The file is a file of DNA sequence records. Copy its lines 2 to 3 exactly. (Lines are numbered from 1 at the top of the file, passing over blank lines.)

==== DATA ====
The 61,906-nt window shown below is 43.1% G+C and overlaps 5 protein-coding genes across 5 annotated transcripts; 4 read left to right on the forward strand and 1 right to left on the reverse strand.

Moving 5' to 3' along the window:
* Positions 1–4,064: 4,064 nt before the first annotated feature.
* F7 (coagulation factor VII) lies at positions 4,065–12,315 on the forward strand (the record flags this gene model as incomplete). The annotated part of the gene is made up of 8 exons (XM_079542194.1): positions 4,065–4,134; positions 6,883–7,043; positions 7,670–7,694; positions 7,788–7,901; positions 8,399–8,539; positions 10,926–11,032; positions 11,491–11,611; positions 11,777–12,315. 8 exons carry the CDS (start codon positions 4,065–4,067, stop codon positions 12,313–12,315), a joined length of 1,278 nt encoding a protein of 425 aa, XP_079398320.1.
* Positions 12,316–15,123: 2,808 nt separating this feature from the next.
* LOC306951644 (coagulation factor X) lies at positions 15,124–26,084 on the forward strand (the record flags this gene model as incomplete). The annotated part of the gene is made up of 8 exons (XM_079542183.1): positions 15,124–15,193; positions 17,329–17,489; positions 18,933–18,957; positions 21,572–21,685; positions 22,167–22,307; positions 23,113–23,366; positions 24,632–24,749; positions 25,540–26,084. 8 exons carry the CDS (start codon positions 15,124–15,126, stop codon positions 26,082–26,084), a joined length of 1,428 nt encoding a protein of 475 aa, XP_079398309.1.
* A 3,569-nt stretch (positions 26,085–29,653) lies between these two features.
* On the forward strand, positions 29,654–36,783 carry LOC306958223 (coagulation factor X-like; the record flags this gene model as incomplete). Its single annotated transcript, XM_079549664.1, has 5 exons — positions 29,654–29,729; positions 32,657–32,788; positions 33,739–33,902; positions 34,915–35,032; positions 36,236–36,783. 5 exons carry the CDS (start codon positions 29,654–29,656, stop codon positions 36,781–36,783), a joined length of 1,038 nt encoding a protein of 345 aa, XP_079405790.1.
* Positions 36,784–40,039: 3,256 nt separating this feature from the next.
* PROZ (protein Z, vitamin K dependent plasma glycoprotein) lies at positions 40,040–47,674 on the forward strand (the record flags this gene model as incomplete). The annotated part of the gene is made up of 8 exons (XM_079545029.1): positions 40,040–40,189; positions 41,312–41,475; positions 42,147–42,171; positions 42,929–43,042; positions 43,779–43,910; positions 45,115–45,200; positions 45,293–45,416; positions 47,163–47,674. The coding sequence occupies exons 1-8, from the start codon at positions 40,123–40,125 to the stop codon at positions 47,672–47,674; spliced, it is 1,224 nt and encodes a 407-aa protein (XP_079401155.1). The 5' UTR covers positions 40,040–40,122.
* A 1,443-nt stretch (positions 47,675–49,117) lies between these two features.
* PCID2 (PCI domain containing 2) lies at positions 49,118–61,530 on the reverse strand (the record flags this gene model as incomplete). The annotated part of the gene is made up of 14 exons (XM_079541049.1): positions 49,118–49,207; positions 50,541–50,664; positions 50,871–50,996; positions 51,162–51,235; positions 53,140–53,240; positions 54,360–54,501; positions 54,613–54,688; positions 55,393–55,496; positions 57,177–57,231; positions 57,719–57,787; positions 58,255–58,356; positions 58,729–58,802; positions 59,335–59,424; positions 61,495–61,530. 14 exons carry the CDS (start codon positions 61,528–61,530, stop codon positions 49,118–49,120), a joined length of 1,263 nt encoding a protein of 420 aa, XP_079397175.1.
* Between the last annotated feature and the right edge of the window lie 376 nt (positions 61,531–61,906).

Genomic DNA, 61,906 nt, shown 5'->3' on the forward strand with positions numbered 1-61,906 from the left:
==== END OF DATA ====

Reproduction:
Moving 5' to 3' along the window:
* Positions 1–4,064: 4,064 nt before the first annotated feature.